This case study examines in more detail this community, school, family, and individual in order to trace the antecedents and consequences of the May 20, 1999, incident. As we show, there were antecedent conditions that can be connected, at least in retrospect, to the eventual occurrence of the incident.
The authors of this case study gathered data during two field visits to Rockdale County over the course of one month, some subsidiary field trips to interview knowledgeable people not present in Rockdale County at the time, many telephone calls, and through collecting a large body of archival material. All interviews were conducted according to procedures for the protection of human subjects approved by Rutgers University and the National Academy of Sciences. Some subjects with uniquely identifiable roles in the event agreed to be interviewed for public attribution, but most subjects spoke under pledges of confidentiality.
Data collection yielded an extensive and diverse record. A total of 42 people participated in interviews, including law enforcement, local government, and school officials; some of the victims and their parents; journalists who had worked in the community; and community members, including adult residents and also young people, a number of whom had known T.J. Solomon and his family. Interviews were also conducted with people who had known T.J. and his family before they moved to Rockdale County.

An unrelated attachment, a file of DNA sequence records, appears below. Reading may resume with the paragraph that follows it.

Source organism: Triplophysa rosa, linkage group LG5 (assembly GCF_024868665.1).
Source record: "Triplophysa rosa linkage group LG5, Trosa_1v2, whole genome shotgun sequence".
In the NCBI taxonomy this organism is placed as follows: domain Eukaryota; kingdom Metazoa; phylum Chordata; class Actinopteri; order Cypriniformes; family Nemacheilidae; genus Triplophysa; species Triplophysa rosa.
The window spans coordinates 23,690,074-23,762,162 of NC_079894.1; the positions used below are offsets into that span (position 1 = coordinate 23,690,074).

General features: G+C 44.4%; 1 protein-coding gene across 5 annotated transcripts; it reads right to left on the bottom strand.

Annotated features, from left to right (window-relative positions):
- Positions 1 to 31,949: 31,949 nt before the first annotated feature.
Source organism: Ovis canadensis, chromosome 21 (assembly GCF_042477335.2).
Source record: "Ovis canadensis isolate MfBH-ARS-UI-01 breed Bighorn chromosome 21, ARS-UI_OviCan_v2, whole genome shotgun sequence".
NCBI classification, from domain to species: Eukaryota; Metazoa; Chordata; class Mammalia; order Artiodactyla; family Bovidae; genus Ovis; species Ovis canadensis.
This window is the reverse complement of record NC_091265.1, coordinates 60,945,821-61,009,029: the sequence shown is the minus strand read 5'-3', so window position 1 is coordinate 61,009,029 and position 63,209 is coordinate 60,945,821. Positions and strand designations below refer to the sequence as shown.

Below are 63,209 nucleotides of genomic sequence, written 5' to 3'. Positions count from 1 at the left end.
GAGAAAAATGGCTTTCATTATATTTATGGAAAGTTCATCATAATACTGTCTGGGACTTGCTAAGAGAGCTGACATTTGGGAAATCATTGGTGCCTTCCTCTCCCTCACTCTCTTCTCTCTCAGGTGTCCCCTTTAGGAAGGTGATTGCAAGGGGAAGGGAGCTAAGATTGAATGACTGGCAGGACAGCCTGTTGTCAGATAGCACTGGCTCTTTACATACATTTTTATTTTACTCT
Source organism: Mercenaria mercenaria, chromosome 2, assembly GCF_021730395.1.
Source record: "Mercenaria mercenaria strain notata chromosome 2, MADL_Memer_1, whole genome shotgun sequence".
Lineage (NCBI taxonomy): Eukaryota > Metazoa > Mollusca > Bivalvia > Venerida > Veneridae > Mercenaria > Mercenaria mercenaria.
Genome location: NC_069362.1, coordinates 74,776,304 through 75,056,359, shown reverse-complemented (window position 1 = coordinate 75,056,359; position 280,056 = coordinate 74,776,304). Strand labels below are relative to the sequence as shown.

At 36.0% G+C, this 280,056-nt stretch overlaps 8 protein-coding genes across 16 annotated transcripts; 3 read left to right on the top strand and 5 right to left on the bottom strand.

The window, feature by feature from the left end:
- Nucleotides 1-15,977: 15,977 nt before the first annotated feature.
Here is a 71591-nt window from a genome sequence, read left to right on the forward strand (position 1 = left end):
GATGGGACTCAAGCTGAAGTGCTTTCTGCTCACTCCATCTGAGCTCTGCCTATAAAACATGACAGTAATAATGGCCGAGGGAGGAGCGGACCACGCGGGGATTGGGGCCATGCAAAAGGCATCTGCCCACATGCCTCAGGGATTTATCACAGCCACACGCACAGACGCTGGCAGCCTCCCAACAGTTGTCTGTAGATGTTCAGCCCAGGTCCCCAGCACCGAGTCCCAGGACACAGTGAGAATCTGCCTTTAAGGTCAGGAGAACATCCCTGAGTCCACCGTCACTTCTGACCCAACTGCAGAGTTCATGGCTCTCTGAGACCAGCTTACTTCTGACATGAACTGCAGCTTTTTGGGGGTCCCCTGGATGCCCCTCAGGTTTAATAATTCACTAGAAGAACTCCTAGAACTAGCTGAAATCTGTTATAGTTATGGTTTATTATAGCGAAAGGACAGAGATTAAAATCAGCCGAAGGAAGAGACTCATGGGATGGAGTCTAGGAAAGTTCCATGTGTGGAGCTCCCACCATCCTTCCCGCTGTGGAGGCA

Besides the interview data, researchers also had access to an extensive archival record. Census data, Chamber of Commerce reports, and school, police, and health records provided background data on the area. Newspaper and other media accounts provided initial glimpses of the incident and those involved, although many of the facts in the early accounts proved to be erroneous.
More directly relevant to the main concerns of the case study, however, were the extensive files provided by law enforcement agencies, including the sheriff’s office and the district attorney’s office of Rockdale County, which had direct jurisdiction over the case. Since T.J. Solomon was eventually transferred out of juvenile court and convicted as an adult in superior court, all of these records are publicly available under Georgia law. They include several hours of videotapes of the young offender, both immediately following the incident and from a psychological interview conducted three months later, investigative reports, psychological assessments, evidence inventories, crime scene photographs, depositions with family members during subsequent civil lawsuits, and voluminous miscellaneous supporting materials. The investigative reports alone pro